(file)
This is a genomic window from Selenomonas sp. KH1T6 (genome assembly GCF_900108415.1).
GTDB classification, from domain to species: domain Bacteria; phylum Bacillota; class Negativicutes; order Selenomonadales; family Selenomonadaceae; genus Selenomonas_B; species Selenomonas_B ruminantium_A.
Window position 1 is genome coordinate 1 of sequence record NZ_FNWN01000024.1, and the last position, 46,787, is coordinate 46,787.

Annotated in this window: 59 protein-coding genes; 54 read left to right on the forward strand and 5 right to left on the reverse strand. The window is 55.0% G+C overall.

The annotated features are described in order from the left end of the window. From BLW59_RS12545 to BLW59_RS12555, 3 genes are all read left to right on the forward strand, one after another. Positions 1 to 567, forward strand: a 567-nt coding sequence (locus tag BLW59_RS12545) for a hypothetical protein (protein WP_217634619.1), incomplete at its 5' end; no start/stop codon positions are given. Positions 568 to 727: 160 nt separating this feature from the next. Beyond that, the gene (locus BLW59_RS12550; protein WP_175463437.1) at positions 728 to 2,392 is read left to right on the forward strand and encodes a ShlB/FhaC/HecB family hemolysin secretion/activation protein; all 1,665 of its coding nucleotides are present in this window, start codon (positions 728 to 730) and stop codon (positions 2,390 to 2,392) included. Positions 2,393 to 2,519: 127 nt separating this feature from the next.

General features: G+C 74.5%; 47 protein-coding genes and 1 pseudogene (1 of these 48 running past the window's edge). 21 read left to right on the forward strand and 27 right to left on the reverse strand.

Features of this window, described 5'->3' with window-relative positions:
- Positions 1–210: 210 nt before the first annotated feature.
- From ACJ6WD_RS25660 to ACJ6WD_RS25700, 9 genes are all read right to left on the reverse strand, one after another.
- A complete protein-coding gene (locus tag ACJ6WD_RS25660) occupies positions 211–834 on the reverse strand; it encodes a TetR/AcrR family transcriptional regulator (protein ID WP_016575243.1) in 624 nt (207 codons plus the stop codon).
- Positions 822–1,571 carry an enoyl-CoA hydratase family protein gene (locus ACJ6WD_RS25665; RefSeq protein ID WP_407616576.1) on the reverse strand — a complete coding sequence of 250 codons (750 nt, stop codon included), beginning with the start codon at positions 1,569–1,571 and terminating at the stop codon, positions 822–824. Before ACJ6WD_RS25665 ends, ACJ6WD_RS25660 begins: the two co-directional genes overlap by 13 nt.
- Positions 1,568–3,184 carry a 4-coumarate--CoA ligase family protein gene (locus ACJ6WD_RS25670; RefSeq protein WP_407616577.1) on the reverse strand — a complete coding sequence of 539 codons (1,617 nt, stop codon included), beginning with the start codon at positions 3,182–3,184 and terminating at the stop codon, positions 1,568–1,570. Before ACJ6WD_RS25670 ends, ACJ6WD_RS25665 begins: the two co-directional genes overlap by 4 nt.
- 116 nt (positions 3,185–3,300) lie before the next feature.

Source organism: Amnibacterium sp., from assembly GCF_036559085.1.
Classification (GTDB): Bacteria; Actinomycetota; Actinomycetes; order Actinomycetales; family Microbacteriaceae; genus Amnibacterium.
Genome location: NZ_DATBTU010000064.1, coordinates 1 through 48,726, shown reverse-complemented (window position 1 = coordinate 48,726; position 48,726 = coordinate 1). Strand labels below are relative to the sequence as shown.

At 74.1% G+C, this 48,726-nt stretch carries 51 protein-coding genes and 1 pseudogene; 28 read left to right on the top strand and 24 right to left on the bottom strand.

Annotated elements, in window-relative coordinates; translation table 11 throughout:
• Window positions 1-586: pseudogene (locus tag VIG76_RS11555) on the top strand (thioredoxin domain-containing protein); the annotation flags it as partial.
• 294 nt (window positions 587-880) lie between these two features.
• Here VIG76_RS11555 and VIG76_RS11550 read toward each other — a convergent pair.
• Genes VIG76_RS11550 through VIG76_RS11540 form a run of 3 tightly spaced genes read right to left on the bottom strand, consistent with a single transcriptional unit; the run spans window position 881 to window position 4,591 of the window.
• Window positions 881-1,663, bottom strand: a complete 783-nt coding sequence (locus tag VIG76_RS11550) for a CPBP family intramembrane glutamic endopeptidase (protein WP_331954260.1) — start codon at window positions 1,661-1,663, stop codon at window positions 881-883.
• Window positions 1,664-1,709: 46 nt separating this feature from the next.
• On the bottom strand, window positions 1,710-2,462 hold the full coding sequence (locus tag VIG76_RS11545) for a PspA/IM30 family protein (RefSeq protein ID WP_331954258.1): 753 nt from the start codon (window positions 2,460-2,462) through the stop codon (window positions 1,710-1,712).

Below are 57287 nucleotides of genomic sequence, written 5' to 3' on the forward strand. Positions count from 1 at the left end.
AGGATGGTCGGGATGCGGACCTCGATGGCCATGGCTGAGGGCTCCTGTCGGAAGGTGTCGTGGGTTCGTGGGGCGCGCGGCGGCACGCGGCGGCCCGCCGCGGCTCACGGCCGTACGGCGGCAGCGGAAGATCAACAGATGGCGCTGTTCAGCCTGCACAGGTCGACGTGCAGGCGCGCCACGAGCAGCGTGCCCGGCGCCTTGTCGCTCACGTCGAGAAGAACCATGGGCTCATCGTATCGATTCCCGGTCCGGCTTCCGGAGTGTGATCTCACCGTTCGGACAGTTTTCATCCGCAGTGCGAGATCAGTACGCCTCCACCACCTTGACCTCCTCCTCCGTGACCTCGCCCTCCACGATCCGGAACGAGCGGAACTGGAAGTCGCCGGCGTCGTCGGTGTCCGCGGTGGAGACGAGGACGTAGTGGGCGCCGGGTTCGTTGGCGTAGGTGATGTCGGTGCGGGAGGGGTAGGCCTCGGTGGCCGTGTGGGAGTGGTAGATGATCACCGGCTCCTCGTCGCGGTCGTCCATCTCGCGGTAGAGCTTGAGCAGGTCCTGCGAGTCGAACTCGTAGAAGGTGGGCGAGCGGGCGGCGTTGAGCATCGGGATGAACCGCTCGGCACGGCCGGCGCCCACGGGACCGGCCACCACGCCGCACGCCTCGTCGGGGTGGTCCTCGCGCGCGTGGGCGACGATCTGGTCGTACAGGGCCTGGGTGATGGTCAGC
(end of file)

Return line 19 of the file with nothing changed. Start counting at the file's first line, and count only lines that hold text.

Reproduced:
• Window positions 1-586: pseudogene (locus tag VIG76_RS11555) on the top strand (thioredoxin domain-containing protein); the annotation flags it as partial.